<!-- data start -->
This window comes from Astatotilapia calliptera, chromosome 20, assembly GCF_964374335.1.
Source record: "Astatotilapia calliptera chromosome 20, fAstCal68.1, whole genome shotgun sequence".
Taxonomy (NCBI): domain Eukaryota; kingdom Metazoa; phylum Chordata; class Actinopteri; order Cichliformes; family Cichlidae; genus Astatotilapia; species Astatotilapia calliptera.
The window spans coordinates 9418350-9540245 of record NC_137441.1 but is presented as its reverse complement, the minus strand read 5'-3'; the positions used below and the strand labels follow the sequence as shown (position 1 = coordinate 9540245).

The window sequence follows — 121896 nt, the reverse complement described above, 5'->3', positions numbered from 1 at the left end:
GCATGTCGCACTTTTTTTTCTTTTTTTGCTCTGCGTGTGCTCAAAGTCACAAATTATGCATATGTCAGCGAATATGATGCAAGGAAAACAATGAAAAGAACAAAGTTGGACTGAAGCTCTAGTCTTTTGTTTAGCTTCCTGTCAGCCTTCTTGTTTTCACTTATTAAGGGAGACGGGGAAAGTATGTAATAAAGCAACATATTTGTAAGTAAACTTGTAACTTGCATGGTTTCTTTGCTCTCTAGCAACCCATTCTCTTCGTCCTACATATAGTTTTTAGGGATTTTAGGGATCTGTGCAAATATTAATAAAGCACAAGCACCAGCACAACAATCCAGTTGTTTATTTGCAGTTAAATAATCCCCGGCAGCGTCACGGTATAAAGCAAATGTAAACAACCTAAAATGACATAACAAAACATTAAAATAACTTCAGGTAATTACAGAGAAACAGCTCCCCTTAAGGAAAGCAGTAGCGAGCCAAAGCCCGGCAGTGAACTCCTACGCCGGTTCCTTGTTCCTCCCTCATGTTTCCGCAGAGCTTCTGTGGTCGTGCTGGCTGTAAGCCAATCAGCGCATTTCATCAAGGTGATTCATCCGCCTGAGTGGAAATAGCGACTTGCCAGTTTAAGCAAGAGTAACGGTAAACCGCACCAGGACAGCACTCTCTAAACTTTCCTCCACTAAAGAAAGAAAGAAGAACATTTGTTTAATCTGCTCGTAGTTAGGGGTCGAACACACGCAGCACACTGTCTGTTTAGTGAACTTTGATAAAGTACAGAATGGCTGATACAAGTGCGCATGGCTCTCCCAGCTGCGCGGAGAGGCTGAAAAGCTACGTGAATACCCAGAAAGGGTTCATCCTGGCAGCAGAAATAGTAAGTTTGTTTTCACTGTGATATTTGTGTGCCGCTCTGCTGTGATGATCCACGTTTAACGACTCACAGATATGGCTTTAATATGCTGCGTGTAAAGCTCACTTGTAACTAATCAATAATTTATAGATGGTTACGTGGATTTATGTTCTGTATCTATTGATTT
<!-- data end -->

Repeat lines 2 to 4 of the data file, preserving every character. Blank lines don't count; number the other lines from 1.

Source record: "Astatotilapia calliptera chromosome 20, fAstCal68.1, whole genome shotgun sequence".
Taxonomy (NCBI): domain Eukaryota; kingdom Metazoa; phylum Chordata; class Actinopteri; order Cichliformes; family Cichlidae; genus Astatotilapia; species Astatotilapia calliptera.
The window spans coordinates 9418350-9540245 of record NC_137441.1 but is presented as its reverse complement, the minus strand read 5'-3'; the positions used below and the strand labels follow the sequence as shown (position 1 = coordinate 9540245).